Anyone who seeks to understand Russia’s influence on France must understand what leads Moscow to have a consultative—even close—relationship with the Front National that is justified neither by that party's influence on French political life nor by its anti-establishment status. To date, the Front National has never participated in a coalition government nor held a parliamentary majority. Why, then, should Russia symbolically invest so much in its relationship with the Front National, especially given that mainstream political parties—particularly the conservative ones, which have a chance of returning to power—have always listened to, and even been close to, Russia? Our hypothesis is that the Russian political authorities have analyzed the power dynamics within the broad spectrum of political parties on the right. This has caused them to doubt that the right-leaning elements within the government will continue to favor Russia’s interests and to nurture the relationship that General de Gaulle established during his visit to then-Soviet Moscow on June 30, 1966, when he stated: “My visit to your country is a visit from eternal France to eternal Russia....In addition, by coming to see you, it seemed to me that my initiative and your welcome were inspired by mutual consideration and cordiality, which have not been broken, over the course of centuries, by certain battles in the past, nor by different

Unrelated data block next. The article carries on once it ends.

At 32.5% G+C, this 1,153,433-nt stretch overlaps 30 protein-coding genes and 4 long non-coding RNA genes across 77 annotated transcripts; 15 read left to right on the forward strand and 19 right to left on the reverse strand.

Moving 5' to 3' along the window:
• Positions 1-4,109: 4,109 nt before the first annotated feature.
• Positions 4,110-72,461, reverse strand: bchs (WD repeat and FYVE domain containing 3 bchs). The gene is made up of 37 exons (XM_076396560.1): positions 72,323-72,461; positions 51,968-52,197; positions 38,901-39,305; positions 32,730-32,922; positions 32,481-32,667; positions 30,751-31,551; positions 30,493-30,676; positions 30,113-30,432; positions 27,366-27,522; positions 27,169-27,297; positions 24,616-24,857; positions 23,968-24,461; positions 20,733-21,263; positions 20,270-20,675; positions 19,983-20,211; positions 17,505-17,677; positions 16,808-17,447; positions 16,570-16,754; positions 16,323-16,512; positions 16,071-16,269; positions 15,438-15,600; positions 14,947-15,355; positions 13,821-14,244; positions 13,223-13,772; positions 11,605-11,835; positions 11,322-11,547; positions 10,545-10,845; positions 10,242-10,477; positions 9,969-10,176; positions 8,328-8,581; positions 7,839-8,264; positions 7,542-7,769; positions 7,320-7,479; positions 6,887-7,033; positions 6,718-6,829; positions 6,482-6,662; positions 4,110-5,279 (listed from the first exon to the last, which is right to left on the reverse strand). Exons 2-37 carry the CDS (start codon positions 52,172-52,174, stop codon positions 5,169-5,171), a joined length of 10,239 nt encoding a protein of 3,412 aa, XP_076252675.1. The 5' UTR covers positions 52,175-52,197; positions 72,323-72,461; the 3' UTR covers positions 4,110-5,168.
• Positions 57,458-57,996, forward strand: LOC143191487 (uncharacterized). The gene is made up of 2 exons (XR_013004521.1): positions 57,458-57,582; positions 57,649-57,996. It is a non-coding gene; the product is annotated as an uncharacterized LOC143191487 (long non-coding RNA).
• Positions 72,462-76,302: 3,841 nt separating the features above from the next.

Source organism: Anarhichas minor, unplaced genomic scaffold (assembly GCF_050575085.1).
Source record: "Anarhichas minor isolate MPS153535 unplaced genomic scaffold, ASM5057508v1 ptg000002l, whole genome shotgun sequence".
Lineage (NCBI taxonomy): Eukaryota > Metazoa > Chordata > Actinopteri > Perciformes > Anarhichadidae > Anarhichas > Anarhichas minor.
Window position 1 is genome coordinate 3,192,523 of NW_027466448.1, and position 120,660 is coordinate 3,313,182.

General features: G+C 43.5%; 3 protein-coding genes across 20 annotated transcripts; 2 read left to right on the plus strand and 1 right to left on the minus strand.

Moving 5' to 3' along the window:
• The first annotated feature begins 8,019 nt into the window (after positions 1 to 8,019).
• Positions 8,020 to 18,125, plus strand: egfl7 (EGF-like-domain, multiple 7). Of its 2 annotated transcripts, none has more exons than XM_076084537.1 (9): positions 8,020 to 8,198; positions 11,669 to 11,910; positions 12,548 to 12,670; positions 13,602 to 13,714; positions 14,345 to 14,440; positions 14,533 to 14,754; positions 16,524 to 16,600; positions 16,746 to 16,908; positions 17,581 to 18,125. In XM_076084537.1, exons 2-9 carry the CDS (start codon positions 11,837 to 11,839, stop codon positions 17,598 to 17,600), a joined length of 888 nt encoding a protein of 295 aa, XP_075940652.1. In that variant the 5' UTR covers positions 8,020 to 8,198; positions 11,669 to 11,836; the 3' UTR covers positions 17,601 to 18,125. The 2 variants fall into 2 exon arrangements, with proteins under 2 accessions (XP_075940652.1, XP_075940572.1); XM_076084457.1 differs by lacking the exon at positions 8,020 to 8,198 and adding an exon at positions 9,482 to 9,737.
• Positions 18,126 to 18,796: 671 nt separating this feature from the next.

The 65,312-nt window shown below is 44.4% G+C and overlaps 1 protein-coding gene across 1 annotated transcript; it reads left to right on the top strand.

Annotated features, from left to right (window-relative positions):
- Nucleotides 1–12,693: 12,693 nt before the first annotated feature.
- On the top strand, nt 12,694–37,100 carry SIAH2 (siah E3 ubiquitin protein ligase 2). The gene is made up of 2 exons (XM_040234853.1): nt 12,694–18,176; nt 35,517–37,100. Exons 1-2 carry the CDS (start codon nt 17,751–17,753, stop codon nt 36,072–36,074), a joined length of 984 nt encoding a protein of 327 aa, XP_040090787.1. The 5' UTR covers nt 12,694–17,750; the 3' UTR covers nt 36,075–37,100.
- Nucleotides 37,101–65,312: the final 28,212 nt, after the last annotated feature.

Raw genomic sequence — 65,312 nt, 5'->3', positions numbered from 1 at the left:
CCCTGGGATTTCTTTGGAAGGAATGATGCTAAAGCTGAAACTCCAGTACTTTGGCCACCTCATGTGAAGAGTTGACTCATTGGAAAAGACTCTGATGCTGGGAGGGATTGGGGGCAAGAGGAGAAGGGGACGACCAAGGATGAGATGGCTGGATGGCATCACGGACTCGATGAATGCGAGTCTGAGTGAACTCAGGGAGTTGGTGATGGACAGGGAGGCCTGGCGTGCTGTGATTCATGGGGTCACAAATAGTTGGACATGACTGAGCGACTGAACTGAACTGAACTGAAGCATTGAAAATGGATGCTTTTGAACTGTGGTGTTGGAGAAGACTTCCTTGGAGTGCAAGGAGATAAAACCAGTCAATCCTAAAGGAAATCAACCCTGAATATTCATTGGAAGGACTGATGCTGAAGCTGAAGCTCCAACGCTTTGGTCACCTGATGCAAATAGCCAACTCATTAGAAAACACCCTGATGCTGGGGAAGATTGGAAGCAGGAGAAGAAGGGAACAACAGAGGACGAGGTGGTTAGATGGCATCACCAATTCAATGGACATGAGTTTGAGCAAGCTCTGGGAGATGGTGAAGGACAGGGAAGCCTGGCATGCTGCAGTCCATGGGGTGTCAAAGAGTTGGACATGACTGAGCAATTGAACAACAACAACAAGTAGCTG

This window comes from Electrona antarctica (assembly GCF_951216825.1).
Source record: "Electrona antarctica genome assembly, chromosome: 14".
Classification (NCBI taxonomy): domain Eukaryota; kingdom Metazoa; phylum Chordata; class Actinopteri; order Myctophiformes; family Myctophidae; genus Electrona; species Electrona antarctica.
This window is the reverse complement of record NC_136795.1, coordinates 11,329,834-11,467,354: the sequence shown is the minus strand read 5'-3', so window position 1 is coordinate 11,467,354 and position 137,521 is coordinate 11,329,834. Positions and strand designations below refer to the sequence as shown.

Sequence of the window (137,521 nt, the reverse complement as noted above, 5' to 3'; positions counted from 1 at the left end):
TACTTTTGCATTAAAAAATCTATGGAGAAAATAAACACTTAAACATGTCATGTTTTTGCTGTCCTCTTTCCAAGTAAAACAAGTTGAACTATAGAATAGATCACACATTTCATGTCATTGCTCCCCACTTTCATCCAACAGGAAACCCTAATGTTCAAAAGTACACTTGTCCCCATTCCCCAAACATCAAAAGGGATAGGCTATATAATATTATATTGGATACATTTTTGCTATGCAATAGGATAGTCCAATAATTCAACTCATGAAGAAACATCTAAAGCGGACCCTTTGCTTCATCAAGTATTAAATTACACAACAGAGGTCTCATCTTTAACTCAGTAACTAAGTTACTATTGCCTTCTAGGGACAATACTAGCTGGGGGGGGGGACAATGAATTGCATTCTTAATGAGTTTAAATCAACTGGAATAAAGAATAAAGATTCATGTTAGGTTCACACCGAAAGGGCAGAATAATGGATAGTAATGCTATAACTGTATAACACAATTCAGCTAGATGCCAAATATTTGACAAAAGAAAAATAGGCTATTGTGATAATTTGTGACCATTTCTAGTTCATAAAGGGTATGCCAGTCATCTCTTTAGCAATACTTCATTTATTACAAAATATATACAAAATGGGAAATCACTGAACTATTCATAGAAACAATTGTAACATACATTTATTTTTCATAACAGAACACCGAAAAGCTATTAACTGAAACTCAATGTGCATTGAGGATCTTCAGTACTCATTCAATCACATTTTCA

regimes, nor by the recent conflicts caused by the division of the world.”3 An analysis of the relationship between the right and Russia may shed some light on the reasons for this doubt.
Russia and the Right: After de Gaulle, Disillusionment General de Gaulle governed France from the summer of 1944 to January 1946, and then from 1958 to 1969. In his speech in Strasbourg on November 23, 1959, he made his now-famous statement: “Yes, it is Europe, from the Atlantic to the Urals, it is Europe, it is the whole of Europe that will decide the fate of the world!”4 It was under his government that the alliance treaty between France and the Soviet Union was signed on December 10, 1944 in Moscow. Two decades later, in 1964, France and the Soviet Union signed a bilateral trade agreement. While condemning the “hegemonies” of the United States and the Soviet Union, de Gaulle maintained— even during the invasion of Czechoslovakia in 1968—that the USSR was an “essential pillar” of Europe. And on September 9, 1965, in the context of the European right’s alignment with the United States during the Cold War, he announced that France would withdraw from NATO.
The policy of distancing France from the US’s diplomatic and military influence began to be reversed by François Mitterrand, who became president in 1981. Jacques Chirac, who served as president from 1995 to 2007, continued this approach. In 2009, Nicholas Sarkozy—whose term ended in 2012—put the finishing touches on restoring France’s ties to NATO, bringing Paris back into the integrated military command. Its membership aimed at transcending national boundaries seemed to suggest that France had abandoned its Gaullist philosophy of independent power.